Who Counts as Mom and Dad?

Parents, according to kids in polyamorous families

Posted Jan 04, 2016

As part of my 15-year study of polyamorous families with children, I interviewed 22 children between 5 and 17. They told me all sorts of interesting things about their families, and I report those findings in my first book, The Polyamorists Next Door (2014 hardback and ebook, 2015 paperback and audiobook).


Kids from poly families told me that, for the most part, they don’t often think of their parents’ partners as parents. Poly partners who are Not-Parents are generally in two categories:

1) Mundane adult, someone who just blends in to the social environment populated by lots of various adults, from librarians and peers’ parents to soccer coaches and parents’ co-workers. Because all romantic or sexual behavior happens among the adults, behind closed doors, and after the kids have gone to sleep, the kids do not really notice these adults as any different from other adults.

2) Special adult, who has a relationship with and spends time caring for the child, like a granny, uncle, or mom’s best friend. This adult often spends time with the children when the parents are around as well, interacting with regular family life. Instead, they are more like aunt or uncle figures, cousin or friend of the family. When partners stuck around for long periods of time, kids started to see them as an ally who could be counted on to bring treats, play games, provide a ride home from the movies, and fork over $5 when mom said she didn’t have it. In those cases, the kids established polyaffective relationships with their parents' partners -- linked in a platonic chosen family relationship through someone else's polyamorous connection.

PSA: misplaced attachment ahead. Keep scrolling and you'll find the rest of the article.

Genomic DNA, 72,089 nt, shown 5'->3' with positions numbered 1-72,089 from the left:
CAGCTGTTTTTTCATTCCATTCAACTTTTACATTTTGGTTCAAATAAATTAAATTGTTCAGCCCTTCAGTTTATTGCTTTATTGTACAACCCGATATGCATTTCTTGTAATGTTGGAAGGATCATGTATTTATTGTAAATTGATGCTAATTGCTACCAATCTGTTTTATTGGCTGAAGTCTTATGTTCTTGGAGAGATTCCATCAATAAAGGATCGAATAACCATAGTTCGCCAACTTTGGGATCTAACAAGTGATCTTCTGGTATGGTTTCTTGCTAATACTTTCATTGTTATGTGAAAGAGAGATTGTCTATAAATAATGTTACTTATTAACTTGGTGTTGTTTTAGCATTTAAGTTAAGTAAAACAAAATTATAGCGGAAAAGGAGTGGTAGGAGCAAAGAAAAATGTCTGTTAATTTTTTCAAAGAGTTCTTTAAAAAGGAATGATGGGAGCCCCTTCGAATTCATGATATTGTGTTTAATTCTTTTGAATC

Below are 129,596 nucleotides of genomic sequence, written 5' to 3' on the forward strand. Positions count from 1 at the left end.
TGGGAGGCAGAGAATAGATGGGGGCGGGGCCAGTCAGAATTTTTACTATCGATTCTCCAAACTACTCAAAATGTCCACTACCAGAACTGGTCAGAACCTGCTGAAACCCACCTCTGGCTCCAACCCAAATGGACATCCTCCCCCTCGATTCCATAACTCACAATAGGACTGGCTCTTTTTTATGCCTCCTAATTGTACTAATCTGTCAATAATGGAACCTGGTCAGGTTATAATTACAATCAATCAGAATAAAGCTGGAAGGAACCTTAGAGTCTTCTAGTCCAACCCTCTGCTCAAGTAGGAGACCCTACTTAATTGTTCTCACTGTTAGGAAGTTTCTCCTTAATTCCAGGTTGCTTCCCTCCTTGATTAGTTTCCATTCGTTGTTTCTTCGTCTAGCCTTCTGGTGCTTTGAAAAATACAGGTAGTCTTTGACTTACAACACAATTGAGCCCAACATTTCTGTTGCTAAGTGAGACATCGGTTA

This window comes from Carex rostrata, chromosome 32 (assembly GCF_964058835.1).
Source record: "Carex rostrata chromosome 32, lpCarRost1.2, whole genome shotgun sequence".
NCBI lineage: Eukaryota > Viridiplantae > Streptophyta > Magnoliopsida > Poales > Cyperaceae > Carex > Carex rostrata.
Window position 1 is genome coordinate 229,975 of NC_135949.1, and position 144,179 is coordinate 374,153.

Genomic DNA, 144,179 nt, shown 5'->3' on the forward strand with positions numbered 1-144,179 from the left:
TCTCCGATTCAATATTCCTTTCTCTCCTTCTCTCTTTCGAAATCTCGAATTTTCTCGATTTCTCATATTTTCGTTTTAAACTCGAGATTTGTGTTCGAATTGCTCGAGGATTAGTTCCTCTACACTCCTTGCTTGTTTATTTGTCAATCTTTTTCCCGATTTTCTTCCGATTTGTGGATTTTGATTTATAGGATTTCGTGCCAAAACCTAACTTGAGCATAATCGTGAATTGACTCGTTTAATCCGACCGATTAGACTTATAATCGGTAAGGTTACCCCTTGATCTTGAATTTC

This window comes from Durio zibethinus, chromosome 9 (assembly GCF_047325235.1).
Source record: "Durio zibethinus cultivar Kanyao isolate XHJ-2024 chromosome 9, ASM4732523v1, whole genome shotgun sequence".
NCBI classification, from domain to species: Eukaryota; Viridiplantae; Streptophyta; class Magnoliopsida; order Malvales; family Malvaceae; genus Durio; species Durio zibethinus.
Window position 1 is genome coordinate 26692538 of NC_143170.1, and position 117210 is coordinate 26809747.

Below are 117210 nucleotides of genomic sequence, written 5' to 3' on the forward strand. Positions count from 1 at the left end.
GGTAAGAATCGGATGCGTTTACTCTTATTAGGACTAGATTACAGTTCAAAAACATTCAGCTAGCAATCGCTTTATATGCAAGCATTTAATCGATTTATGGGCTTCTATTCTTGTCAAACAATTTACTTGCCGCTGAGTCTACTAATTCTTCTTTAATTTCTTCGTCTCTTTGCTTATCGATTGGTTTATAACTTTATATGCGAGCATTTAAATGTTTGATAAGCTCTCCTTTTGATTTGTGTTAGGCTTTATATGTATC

Adults generally had to meet at least two of these three conditions to be considered a parent:

  1. Enter the child’s life when the kid is young;
  2. Stay involved in the child’s life for years;
  3. Live with the child 

Living together is less important than the adults' degree of ongoing interaction with the child -- those who stay deeply involved for years get more parental status. When the child met the parents’ partner as an elementary schooler or younger, the child lived with the partner for years, and the partner cares for the emotional and practical needs of the child, then that child would be almost certain to view that partner as a parental figure.

What to call them?

Kids in poly families used a range of language to describe and label their multiple parents. Some would use a specific parental label for each adult, like the little girl who called her four parents Mom, Mama, Daddy, and Papa. Others would use the adults’ first names, or a combination of parental labels and first names. This flexibility of what to call people led to many nicknames and pet names as well. Generally the kids knew who their biological parents were, though some of them did not place that much emphasis on biological parentage. Instead, some kids in poly families said that it was the degree of emotional connection and reliability to be there over time that was more important to their relationships than biological connection.  

If you want to find out more about what children in polyamorous families think, you can read it in their own words in my second book, Stories From the Polycule (2015).